So you may need at some point to go back and refactor and pull those out, maybe into a global style sheet that you're using throughout your project.
Just so that you're not reinventing everything.
But yeah, it all comes down to preferences.
It's not right or wrong way.
It's just sort of strengths and weaknesses and pros and cons.
Okay, so we've got the LMS there.
If we take a look at the browser.
Okay, it's going to move the browser down a little bit.
Right, and so we've got our components, got our logo.
If we switch back to the code there, we've got our CSS classes and alike.
Border radius background color padding, our font style itself.
We've got the, we're just using the black default color there.
Okay, so that's starting to come together.
Okay, so we've got that come together and go switch back to Chrome now.
Okay, now I haven't placed this.
Well, start us there's two things I am not running the project at the moment so it's for we're just going to crash now.
I'm only running the storybook.
Secondly, our header component does not sit in any of our actual layout for the app itself yet.
It's purely sitting standalone and our storybook.
Cool thing about that is that because it's standalone in our storybook, we can do a few things inside of our storybook here and we can sort of test for likes of different sizes.
So if you actually have a look here, it looks like a cool thing.
That's working correctly.
So we've got the small.
We can do that.
Okay, so we have small mobile layer so we can actually have a small view of it.
We can have a large mobile tablet and sort of reset it can be like it is top.
So it's all there.
We've also got the likes of what else we got here.
We've got the flight grid view.
So you can see it's good for the background.
You can change the background or preview for an image there if you would like.
There's a ruler just really cool to the showing.
So using sort of one room there, which is 16 pixels in this case for our padding.
And you can see that is displayed there with the measurements plug in.
This is all this is all default to a storybook.
We haven't had to add these as separate notice.
Also, it's got a little refresh here so you can remount it.
Which is pretty cool.
And you've even got a sort of zoom so you can zoom in on your components.
It's pretty cool.
You can also sort of add these outlines as well, which is again, we're really nice.
It's a good way to just visually see how your component is built as well.
OK, so go to LMS.
We have our logo.
Now at the start of the project, cast your mind back.
I imported the Radix components.
So let's just double check that that's all up and going.
So if we go into project here, we have the Radix UI theme.
OK, so we're using that in our project.
So what I'm going to do is what you should always do when you are working on projects.
Try to commit often.
I think we're at a good point.
We've got it.
We've got storybook set up.
We've got our header component displaying.
We know that our CSS modules are working correctly.
And we can actually check that in now, feel confident that it's looking pretty good.
So let's do that.
So I added a storybook.
And set up header component.
So commit that.
And we'll sync those changes.
Like I said, we've got Radix there.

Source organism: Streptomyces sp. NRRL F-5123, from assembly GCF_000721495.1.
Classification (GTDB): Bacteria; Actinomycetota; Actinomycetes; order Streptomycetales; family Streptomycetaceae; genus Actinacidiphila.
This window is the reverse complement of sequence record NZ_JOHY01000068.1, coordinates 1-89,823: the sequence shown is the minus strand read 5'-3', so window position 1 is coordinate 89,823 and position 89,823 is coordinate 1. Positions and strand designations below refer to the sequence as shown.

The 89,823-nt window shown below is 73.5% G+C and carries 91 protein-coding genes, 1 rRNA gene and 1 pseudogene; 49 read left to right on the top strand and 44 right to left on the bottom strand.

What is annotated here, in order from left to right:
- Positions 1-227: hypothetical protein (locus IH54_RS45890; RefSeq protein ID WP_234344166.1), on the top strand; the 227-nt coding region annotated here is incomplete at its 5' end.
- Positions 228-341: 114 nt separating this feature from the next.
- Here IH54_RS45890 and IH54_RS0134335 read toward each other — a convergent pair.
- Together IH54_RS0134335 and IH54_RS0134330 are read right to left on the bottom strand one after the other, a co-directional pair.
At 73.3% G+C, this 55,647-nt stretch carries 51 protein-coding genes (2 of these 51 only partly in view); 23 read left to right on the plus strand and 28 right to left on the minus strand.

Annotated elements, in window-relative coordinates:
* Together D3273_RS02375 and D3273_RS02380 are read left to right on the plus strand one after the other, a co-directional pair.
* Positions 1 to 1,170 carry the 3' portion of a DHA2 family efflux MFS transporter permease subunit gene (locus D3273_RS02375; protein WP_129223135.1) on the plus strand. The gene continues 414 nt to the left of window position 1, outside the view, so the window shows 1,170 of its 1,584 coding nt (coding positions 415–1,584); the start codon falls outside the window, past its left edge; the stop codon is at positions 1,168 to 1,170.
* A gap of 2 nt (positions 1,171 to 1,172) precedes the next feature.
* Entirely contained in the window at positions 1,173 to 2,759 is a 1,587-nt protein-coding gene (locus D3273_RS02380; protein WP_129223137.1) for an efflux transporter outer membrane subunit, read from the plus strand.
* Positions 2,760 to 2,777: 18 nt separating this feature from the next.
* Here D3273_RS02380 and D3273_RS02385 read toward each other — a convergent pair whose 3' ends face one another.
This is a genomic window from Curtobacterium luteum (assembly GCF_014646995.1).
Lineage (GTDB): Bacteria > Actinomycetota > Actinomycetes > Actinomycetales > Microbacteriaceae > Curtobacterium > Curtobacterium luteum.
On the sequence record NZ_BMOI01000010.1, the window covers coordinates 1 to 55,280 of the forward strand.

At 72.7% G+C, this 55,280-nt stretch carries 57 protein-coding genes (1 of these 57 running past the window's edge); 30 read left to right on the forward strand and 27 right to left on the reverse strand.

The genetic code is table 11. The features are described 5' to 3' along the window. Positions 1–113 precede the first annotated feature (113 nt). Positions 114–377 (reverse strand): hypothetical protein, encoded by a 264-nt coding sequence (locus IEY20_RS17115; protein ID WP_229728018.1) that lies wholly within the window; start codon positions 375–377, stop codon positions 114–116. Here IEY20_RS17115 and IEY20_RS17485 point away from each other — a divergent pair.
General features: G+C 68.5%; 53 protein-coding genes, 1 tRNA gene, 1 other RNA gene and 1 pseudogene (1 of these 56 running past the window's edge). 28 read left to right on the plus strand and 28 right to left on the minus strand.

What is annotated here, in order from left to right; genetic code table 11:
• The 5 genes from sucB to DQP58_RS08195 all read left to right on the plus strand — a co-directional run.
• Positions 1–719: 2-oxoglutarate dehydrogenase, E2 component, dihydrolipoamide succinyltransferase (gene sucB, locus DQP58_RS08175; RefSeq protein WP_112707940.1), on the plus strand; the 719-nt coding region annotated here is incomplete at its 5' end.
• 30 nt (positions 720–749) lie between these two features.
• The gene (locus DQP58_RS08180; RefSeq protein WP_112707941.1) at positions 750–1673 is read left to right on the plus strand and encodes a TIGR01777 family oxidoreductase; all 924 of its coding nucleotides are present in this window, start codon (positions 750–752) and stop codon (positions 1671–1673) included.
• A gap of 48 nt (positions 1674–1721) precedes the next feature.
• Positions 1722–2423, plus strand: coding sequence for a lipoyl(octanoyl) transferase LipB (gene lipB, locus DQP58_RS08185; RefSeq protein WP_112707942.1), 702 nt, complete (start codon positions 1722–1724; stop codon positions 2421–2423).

If we jump back to the likes of Chrome.
Let's do that.
Got our LMS.
Now, let's go and take a look at the Radix UI library again.
So we've already done this part.
We've already set this up.
Part of our project.
Now, the reason we're using this library, we've got a whole lot of pre-configured components that we can use out of the box.
We don't have to start from scratch.
So that's why we're using them.
Another good important point about them is they have some good defaults already set up in terms of accessibility.
So we can continue with that.
OK, so let's go down to this layout here.
What do we got out of the box here?
Let's just have a quick look through.
So we've got, let's get the overview of the theme.
So the theme has the colors there.
So you can configure that.
So that's currently we have that configured.
No, I think it's just using the defaults completely at the moment, which is fine.
So we can set all those things, which is pretty cool.
We've done something already that we probably shouldn't know if we set the radius.
So there's an ability there to do all that as well.
We can just undo those.
So pretty cool.
It's already got quite a lot of color scales and lights set up.
We've got a dark mode already, which is pretty cool.
So we'll be able to add that as needed.
Visual style, panel background.
So we've got panel elements there.
So we can have a translucent.
We can have it solid, etc.
It's all pretty much set up and done for you.
We could just use our own CSS to perform our layout.
But one of the benefits of using something like this library is that we can use that to instead have that consistency.
We can sort of step back and just have our CSS modules for the styling of things which are completely custom, which aren't as part of the Radix UI.
So we'll use what we've already got set up here.
So there is some layout components already.
We've got a box, flex and grid, which is awesome.
So we can set up our.
looking back to our design.
Pretty basic setup.
Logo on the left, menu on the right.
We want to do that sort of layout.
So a good way that we could do that, we could use maybe the flex layout, which would allow us to do that quite easily.
We could actually use a good layout as well.
Probably not needed.
I'm just going to have the flex, have the logo on the left and the menu on the right.
But also know, I believe there is a menu already.
It's a right click one, so that's not the one we'll have after.
I think there's a nav.
Drop down menu, components, tabs.
We want tabs, we want.
We just want a list of menu items.
Drop down menu.
Scroll area separator.
Could use that.
Let's go take a look back at the playground, I think.
It's always good to do that.
OK, so playground.
We've got some sort of menu up here that could be useful.
Let's have a look at the playground.
Like I said, the themes all set up like that.
Really cool little side note here.
You can see on the right hand side we've got a whole theme builder in this playground.
We can literally copy that theme, apply that to our theme provider and then we'll be set to go.
It would look the same as what we're doing in here.